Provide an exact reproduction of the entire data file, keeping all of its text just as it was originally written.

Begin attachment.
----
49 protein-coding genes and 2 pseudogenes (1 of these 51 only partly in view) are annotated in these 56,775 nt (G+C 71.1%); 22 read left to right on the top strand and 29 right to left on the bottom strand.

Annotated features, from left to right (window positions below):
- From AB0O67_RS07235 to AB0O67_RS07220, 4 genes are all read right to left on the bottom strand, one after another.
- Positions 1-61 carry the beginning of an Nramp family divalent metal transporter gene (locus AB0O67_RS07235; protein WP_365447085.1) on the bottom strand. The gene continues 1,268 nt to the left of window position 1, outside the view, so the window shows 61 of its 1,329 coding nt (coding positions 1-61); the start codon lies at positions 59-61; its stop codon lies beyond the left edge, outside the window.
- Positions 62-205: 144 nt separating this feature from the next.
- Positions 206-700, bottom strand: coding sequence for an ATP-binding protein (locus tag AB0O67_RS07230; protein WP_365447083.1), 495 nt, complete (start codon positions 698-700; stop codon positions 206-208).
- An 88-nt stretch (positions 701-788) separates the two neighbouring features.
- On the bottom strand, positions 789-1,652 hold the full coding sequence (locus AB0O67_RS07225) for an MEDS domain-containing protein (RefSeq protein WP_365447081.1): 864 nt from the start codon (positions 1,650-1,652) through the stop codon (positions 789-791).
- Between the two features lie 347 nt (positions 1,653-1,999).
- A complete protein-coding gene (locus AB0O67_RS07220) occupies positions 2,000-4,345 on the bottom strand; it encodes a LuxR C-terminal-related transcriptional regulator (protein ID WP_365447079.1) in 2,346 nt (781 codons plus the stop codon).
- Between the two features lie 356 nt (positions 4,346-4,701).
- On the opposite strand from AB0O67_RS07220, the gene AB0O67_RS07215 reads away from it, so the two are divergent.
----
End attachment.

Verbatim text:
49 protein-coding genes and 2 pseudogenes (1 of these 51 only partly in view) are annotated in these 56,775 nt (G+C 71.1%); 22 read left to right on the top strand and 29 right to left on the bottom strand.

Annotated features, from left to right (window positions below):
- From AB0O67_RS07235 to AB0O67_RS07220, 4 genes are all read right to left on the bottom strand, one after another.
- Positions 1-61 carry the beginning of an Nramp family divalent metal transporter gene (locus AB0O67_RS07235; protein WP_365447085.1) on the bottom strand. The gene continues 1,268 nt to the left of window position 1, outside the view, so the window shows 61 of its 1,329 coding nt (coding positions 1-61); the start codon lies at positions 59-61; its stop codon lies beyond the left edge, outside the window.
- Positions 62-205: 144 nt separating this feature from the next.
- Positions 206-700, bottom strand: coding sequence for an ATP-binding protein (locus tag AB0O67_RS07230; protein WP_365447083.1), 495 nt, complete (start codon positions 698-700; stop codon positions 206-208).
- An 88-nt stretch (positions 701-788) separates the two neighbouring features.
- On the bottom strand, positions 789-1,652 hold the full coding sequence (locus AB0O67_RS07225) for an MEDS domain-containing protein (RefSeq protein WP_365447081.1): 864 nt from the start codon (positions 1,650-1,652) through the stop codon (positions 789-791).
- Between the two features lie 347 nt (positions 1,653-1,999).
- A complete protein-coding gene (locus AB0O67_RS07220) occupies positions 2,000-4,345 on the bottom strand; it encodes a LuxR C-terminal-related transcriptional regulator (protein ID WP_365447079.1) in 2,346 nt (781 codons plus the stop codon).
- Between the two features lie 356 nt (positions 4,346-4,701).
- On the opposite strand from AB0O67_RS07220, the gene AB0O67_RS07215 reads away from it, so the two are divergent.